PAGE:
While World of Warcraft is by no means the first MMO, it’s indisputable that Blizzard’s behemoth of a game has been the most successful iteration by far. WoW really brought MMOs into the mainstream and defined what a modern, successful online game entails. That said, the game is not without its issues. After 6 expansions, Blizzard has had plenty of time to keep improving on the game, but there remain some problems that plague the game to this day. Is World of Warcraft in 2017 worth your time? We take a look at the current state of the game and Blizzard’s plans moving forward to determine if WoW still “has it” or if it’s a “has been”.
Coming off of Warlords of Draenor, Blizzard had a lot to prove. Though the company has stopped providing exact subscriber numbers, it was clear as someone who played the game frequently that World of Warcraft was hemorrhaging subscribers pretty quickly throughout the expansion. Due to most resources being funneled into development for the Legion expansion, raiders were left with over a year of farming the same raid again and again. If I never set foot in Hellfire Citadel again I’ll be perfectly happy! The lack of content combined with the unintentional isolation of players introduced with Garrisons were just a few of the problems with Warlords of Draenor. Does World of Warcraft in 2017 address these issues? For the most part, yes.
With World of Warcraft Legion, Blizzard has committed to providing more regular content updates. They stressed that the expansion cycle might be a little longer than it was previously, but that’s a fine trade off if we can avoid the dearth of content we experienced near the end of Warlords of Draenor. The company laid out the plans for World of Warcraft in 2017 and beyond, and committed to a release schedule of big patches with smaller patches in between. The big patches will include huge content releases like raids and dungeons, while the smaller patches provide balance fixes and more “fun” features.
Blizzard has made good on their release schedule so far, providing regular content updates and releasing content quickly (in some people’s opinion, a little too fast!). The developer went a little overboard, however, in making sure people constantly have something to do. World of Warcraft in 2017 is more of a grind than it has ever been in the past. While in previous expansions, you stopped doing dailies when you reached exalted with the faction you were working on, there’s a never ending stream of quests to do and there’s always a reward for them. The reward, however, is artifact power – a system which I dislike pretty strongly.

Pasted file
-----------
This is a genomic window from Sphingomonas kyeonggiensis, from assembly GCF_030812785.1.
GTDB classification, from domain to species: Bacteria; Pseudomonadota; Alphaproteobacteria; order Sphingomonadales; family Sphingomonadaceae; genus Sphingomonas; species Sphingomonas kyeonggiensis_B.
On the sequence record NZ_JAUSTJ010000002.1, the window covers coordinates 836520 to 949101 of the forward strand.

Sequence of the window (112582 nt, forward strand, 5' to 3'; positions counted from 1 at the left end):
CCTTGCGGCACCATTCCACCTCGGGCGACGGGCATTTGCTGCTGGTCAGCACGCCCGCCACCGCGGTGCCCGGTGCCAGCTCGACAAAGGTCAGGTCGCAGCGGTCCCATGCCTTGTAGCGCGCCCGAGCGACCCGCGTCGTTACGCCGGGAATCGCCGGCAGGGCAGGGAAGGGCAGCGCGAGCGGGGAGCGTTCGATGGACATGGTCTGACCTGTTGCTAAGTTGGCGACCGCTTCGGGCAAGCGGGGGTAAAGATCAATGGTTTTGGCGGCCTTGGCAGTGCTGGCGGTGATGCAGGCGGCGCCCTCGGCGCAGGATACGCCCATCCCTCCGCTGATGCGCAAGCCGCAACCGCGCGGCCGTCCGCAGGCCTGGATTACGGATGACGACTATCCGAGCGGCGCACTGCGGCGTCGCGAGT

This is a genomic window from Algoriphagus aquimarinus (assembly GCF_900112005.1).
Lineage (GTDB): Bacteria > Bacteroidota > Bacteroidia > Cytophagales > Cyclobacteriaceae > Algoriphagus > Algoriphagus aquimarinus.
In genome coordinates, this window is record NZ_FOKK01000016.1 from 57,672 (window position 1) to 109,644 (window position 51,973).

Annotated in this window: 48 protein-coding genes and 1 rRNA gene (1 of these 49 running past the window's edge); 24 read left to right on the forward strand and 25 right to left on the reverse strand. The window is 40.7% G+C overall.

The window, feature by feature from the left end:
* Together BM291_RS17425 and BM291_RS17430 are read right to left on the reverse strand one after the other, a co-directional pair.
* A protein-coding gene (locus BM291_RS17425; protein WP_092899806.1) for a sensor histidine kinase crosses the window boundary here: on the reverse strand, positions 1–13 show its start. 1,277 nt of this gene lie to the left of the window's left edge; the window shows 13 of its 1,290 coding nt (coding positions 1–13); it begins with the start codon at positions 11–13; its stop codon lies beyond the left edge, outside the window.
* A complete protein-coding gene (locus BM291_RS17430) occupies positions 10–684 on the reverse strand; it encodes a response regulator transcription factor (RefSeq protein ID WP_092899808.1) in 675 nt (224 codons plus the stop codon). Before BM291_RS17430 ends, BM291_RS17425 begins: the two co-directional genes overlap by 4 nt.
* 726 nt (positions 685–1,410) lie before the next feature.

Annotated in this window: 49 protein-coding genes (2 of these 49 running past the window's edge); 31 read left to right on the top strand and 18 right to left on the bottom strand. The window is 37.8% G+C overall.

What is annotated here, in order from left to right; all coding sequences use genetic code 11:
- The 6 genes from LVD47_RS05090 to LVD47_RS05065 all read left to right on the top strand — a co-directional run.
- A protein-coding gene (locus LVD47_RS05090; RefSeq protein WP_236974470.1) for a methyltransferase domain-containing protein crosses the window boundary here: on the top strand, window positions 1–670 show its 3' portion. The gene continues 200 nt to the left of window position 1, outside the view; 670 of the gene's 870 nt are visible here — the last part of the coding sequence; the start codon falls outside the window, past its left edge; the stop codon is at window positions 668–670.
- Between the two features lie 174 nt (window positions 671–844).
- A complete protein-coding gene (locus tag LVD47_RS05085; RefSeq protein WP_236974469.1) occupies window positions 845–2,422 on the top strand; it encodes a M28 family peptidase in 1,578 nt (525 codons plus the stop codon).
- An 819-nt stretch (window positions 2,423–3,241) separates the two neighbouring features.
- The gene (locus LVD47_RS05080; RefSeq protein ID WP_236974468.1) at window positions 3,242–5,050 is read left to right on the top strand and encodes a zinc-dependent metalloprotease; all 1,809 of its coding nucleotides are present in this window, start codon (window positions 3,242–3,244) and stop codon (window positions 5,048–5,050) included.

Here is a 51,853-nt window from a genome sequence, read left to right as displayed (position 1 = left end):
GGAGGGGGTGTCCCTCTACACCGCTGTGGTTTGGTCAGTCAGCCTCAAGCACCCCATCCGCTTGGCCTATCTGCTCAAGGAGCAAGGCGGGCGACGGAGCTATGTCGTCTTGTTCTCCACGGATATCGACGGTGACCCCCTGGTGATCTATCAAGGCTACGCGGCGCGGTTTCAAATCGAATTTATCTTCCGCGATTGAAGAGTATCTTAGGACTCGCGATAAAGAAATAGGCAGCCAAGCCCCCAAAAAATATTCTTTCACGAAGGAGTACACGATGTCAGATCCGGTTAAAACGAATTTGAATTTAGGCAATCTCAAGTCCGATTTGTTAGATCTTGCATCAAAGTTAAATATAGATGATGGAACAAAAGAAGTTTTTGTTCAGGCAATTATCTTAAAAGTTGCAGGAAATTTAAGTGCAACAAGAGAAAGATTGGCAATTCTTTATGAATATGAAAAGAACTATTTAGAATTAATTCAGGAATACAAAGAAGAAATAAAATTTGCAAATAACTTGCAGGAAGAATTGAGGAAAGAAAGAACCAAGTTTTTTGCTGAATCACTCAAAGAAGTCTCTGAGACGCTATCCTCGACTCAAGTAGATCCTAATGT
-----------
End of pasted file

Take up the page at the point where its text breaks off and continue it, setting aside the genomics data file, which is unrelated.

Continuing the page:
For those who are unaware, in World of Warcraft Legion, players wield an Artifact Weapon – an iconic weapon with accompanying class and spec flavor. Players keep the same weapon the entire expansion and continually upgrade it and increase its power using artifact power. Currently there is a cap on how much artifact power you can dump into empowering your weapon, but it takes a lot of dedication and grinding to get there. While previously, high-end raiders just had to worry about keeping their gear up to date, they now have to spend all day grinding world quests and mythic+ dungeons to keep on the cutting edge of damage or healing.
Speaking of Mythic+ dungeons, that’s another thing I feel Blizzard did right with Legion. World of Warcraft in 2017 now has an “endgame” of sorts for small groups. By doing dungeons with dangerous affixes and increased difficulty, players who don’t want to commit to a raid team can now receive gear similar or even exceeding raid gear item level. Of course, you’re not going to get your tier pieces out of a Mythic+, but it’s still a good alternative for non-raiders and a great supplemental activity for those who do raid. Other than the elitism of the community making it very difficult to actually get a group, I think this feature was implemented well.
While Blizzard definitely improved a lot of stuff with Legion when you compare it to Warlords of Draenor, they kept some leftover mechanics i wish they’d remove. World of Warcraft in 2017 still has a “garrison” of sorts. You see other players in your class hall, but there’s still the annoying follower mechanic with garrison quests. I personally haven’t even bothered leveling up my followers more than absolutely necessary because I really really hate the mechanic. I think a lot of people weren’t huge fans either, so I’m not 100% sure why they kept it in.
So the big question: Is World of Warcraft in 2017 worth it? I’m honestly not sure. I’m still playing largely because I have a guild I really enjoy playing with, but the endless grind for artifact power has really turned a lot of my friends away from the game. What at first seemed like a huge amount of neverending content quickly turned into a long grind that makes me dread logging on. The raiding is fun and I enjoy playing my class (Holy Paladin), but I don’t find myself logging on except for my raid nights.
If you’re really into the game and really want to focus on maximizing one character without running out of things to do, World of Warcraft in 2017 is probably designed with you in mind. If you hate a grind, you might want to hold off on Legion for now.
Regardless of the issues with the game, World of Warcraft is no doubt a polished experience that offers a huge amount of content. It may start to run into issues where longtime players start to tire of the grind, however, if Blizzard isn’t careful.